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After receiving kind feedback from readers about her monthly "Lifelong Learning" columns, Lu Sweet has compiled them into a book entitled I'd Rather Sit at the Kids' Table. Some of the profits from each book sold are being donated to the unrestricted scholarship fund at Western Wyoming Community College. Anyone interested in purchasing a copy of I'd Rather Sit at the Kids' Table may email Lu Sweet directly at lsweet@wwcc.wy.edu.

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Lifelong Learning - Ponytail Holders (July 2014)
By: Dr. Lu Sweet

The next time you see me in Rock Springs and I'm fortunate enough to shake hands with you, take a look at my right wrist. Most likely you will notice two or three ponytail holders residing there. There are two reasons for this: First, even if I'm already wearing my own hair pulled back, I might need one. These things break easily and usually at inconvenient times. Secondly, and more importantly, I have three teenage daughters and someone always seems to need one. Sometimes they will need it for their hair and at other times, they will use it to tie back a t-shirt that is suddenly too big or in the way.

I tell myself I have these bands on my wrist for emergencies, but I really think I started wearing them to make sure that the girls might "need" me for something that they couldn't get from anyone else. They could always count on me to have one. Sometimes, I would end up with four, maybe five ponytail holders on my wrist at one time. I seemed to be the depository when they DIDN'T need one and the "go to" when they did.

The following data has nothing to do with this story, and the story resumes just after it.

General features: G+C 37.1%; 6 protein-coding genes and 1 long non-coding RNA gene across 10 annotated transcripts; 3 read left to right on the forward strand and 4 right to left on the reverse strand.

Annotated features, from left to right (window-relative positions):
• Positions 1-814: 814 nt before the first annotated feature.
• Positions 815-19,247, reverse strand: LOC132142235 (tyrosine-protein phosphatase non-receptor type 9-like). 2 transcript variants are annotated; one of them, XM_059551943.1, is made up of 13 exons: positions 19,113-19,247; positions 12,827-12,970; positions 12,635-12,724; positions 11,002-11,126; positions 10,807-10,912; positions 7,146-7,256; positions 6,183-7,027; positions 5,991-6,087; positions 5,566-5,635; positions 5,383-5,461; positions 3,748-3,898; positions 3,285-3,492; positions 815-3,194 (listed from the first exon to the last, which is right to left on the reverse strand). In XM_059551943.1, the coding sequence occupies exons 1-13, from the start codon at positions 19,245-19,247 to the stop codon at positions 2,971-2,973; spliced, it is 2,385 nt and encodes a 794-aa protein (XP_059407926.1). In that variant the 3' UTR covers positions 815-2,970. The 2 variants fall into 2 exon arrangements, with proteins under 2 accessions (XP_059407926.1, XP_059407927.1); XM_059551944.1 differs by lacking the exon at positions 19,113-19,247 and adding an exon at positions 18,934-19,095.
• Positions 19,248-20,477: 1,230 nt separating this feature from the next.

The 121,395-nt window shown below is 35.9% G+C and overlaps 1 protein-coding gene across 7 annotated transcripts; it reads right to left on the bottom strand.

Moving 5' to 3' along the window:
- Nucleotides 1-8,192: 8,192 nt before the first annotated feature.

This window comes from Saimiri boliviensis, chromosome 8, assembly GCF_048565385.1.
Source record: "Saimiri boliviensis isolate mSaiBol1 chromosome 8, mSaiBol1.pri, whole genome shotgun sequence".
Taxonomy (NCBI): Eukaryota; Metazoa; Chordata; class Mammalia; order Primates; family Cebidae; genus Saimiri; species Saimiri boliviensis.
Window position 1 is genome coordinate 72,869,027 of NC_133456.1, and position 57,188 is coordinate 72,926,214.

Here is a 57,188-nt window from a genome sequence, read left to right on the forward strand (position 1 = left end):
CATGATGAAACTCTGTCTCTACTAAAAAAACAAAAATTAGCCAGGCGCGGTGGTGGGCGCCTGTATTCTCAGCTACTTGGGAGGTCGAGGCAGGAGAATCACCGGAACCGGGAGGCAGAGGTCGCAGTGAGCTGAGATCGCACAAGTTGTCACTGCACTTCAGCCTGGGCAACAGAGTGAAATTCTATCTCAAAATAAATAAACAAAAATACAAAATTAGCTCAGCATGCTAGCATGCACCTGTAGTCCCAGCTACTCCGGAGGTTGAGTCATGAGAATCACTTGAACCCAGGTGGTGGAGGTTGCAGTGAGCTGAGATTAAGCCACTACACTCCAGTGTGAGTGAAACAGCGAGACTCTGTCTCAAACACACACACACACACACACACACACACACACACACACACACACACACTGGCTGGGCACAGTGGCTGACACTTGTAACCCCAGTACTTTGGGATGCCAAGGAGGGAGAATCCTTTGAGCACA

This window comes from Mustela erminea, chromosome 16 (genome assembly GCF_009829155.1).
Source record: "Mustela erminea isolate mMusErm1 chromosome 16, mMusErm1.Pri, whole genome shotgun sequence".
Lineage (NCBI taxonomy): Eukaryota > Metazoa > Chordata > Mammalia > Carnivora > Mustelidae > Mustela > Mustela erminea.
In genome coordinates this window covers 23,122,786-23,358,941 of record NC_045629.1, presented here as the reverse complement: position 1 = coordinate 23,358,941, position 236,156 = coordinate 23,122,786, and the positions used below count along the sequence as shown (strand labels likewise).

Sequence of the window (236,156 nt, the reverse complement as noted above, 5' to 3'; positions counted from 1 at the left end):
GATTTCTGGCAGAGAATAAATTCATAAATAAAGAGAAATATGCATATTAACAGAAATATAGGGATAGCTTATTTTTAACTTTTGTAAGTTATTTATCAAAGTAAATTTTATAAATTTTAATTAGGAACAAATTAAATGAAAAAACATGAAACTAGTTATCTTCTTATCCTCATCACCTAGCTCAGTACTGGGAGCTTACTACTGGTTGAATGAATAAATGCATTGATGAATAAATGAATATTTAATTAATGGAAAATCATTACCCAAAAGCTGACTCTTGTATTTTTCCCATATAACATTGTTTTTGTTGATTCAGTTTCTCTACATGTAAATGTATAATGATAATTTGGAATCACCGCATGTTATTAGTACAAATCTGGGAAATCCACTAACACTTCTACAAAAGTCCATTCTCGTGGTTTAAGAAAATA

Lately, I'm starting to cut back and only carrying two or three extras with me. The chances that all the girls will need one at the same time are fairly slim. I know I'm still important to them, for much more than ponytails, so I've decided to de-clutter my forearm and wrist.

I can't remember exactly when my girls didn't need me to help them with their hair any longer, or when they got their makeup on well, without me. It seems like they went from being small children to independent, capable young ladies overnight. They do their own laundry, they mow my lawn, they drive, they prepare meals, they do so much. Sometimes I try to remember exactly when I taught them a certain skill, and I realize it's been a gradual process that just happened. I also realize that the older ones have taught the younger ones.

In the next two years, two of my daughters will graduate and move on to the colleges of their choice. I know they will be ready to stand on their own and they will have their own emergency hair ties on hand (or wrist), even though I'll always be there for them.

It is hard for me to watch all three of my girls grow up and move on with their lives, but at the same time I am so proud of the young ladies they are becoming. Truth be told, this process of letting go is probably harder for me than it is for them. But, if I have done my job as parent correctly, they SHOULD need me less in little ways such as ponytail holders and our relationship will actually grow in many other ways. Actually, that part is already happening. I am enjoying it and I'm looking forward to the new aspects of our new relationships.

I absolutely miss my "little" girls, but I love and am so proud of my beautiful young ladies. I'm not sure if I'm ready to wean down to one ponytail holder yet or not. I guess time will tell. I might be able to for a few years, but then maybe the grandkids will need an extra one once in a while.



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